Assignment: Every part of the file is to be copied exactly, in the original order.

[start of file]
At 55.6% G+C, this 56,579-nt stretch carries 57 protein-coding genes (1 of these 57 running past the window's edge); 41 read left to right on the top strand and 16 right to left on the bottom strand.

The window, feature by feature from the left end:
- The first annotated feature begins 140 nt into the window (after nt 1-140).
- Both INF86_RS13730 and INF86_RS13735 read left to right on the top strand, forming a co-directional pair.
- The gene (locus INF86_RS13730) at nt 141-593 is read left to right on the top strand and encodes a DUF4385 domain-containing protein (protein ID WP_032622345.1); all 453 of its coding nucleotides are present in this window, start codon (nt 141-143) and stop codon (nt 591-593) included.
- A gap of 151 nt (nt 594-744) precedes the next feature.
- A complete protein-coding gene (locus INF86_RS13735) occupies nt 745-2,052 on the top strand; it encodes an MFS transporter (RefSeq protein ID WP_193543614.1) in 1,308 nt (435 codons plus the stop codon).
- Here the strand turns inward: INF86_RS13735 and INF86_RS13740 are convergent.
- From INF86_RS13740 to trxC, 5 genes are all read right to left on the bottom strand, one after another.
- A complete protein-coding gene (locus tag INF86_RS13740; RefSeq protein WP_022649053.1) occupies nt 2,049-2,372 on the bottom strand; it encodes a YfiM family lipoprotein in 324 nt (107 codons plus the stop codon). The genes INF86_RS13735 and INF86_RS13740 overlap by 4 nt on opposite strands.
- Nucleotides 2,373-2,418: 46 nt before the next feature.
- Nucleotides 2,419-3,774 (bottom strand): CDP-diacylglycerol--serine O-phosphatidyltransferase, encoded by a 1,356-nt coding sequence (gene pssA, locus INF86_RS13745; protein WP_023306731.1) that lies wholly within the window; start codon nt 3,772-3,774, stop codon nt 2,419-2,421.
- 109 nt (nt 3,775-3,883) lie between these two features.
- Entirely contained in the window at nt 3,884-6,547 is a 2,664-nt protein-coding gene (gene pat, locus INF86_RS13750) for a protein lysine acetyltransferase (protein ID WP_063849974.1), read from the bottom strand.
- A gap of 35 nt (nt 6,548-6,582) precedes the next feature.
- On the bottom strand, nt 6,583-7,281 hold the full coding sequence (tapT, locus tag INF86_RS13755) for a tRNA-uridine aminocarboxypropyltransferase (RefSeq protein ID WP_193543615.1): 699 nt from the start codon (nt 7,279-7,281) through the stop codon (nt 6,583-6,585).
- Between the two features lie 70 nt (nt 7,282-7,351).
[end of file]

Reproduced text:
At 55.6% G+C, this 56,579-nt stretch carries 57 protein-coding genes (1 of these 57 running past the window's edge); 41 read left to right on the top strand and 16 right to left on the bottom strand.

The window, feature by feature from the left end:
- The first annotated feature begins 140 nt into the window (after nt 1-140).
- Both INF86_RS13730 and INF86_RS13735 read left to right on the top strand, forming a co-directional pair.
- The gene (locus INF86_RS13730) at nt 141-593 is read left to right on the top strand and encodes a DUF4385 domain-containing protein (protein ID WP_032622345.1); all 453 of its coding nucleotides are present in this window, start codon (nt 141-143) and stop codon (nt 591-593) included.
- A gap of 151 nt (nt 594-744) precedes the next feature.
- A complete protein-coding gene (locus INF86_RS13735) occupies nt 745-2,052 on the top strand; it encodes an MFS transporter (RefSeq protein ID WP_193543614.1) in 1,308 nt (435 codons plus the stop codon).
- Here the strand turns inward: INF86_RS13735 and INF86_RS13740 are convergent.
- From INF86_RS13740 to trxC, 5 genes are all read right to left on the bottom strand, one after another.
- A complete protein-coding gene (locus tag INF86_RS13740; RefSeq protein WP_022649053.1) occupies nt 2,049-2,372 on the bottom strand; it encodes a YfiM family lipoprotein in 324 nt (107 codons plus the stop codon). The genes INF86_RS13735 and INF86_RS13740 overlap by 4 nt on opposite strands.
- Nucleotides 2,373-2,418: 46 nt before the next feature.
- Nucleotides 2,419-3,774 (bottom strand): CDP-diacylglycerol--serine O-phosphatidyltransferase, encoded by a 1,356-nt coding sequence (gene pssA, locus INF86_RS13745; protein WP_023306731.1) that lies wholly within the window; start codon nt 3,772-3,774, stop codon nt 2,419-2,421.
- 109 nt (nt 3,775-3,883) lie between these two features.
- Entirely contained in the window at nt 3,884-6,547 is a 2,664-nt protein-coding gene (gene pat, locus INF86_RS13750) for a protein lysine acetyltransferase (protein ID WP_063849974.1), read from the bottom strand.
- A gap of 35 nt (nt 6,548-6,582) precedes the next feature.
- On the bottom strand, nt 6,583-7,281 hold the full coding sequence (tapT, locus tag INF86_RS13755) for a tRNA-uridine aminocarboxypropyltransferase (RefSeq protein ID WP_193543615.1): 699 nt from the start codon (nt 7,279-7,281) through the stop codon (nt 6,583-6,585).
- Between the two features lie 70 nt (nt 7,282-7,351).